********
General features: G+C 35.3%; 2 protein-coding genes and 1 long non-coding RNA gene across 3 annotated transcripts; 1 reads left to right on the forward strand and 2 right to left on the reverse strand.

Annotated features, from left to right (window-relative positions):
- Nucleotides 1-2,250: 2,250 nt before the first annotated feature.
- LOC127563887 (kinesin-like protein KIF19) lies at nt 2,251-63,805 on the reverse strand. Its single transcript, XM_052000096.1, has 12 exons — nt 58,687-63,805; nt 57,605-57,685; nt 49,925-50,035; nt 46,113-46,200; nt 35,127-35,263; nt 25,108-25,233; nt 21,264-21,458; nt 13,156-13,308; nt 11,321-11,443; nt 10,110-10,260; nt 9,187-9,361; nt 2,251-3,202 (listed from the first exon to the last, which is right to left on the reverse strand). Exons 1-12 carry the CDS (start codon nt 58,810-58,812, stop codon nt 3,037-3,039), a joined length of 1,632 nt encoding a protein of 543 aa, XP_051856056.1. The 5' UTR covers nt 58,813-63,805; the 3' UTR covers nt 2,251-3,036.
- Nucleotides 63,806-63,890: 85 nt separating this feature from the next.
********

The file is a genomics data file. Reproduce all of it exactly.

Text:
General features: G+C 35.3%; 2 protein-coding genes and 1 long non-coding RNA gene across 3 annotated transcripts; 1 reads left to right on the forward strand and 2 right to left on the reverse strand.

Annotated features, from left to right (window-relative positions):
- Nucleotides 1-2,250: 2,250 nt before the first annotated feature.
- LOC127563887 (kinesin-like protein KIF19) lies at nt 2,251-63,805 on the reverse strand. Its single transcript, XM_052000096.1, has 12 exons — nt 58,687-63,805; nt 57,605-57,685; nt 49,925-50,035; nt 46,113-46,200; nt 35,127-35,263; nt 25,108-25,233; nt 21,264-21,458; nt 13,156-13,308; nt 11,321-11,443; nt 10,110-10,260; nt 9,187-9,361; nt 2,251-3,202 (listed from the first exon to the last, which is right to left on the reverse strand). Exons 1-12 carry the CDS (start codon nt 58,810-58,812, stop codon nt 3,037-3,039), a joined length of 1,632 nt encoding a protein of 543 aa, XP_051856056.1. The 5' UTR covers nt 58,813-63,805; the 3' UTR covers nt 2,251-3,036.
- Nucleotides 63,806-63,890: 85 nt separating this feature from the next.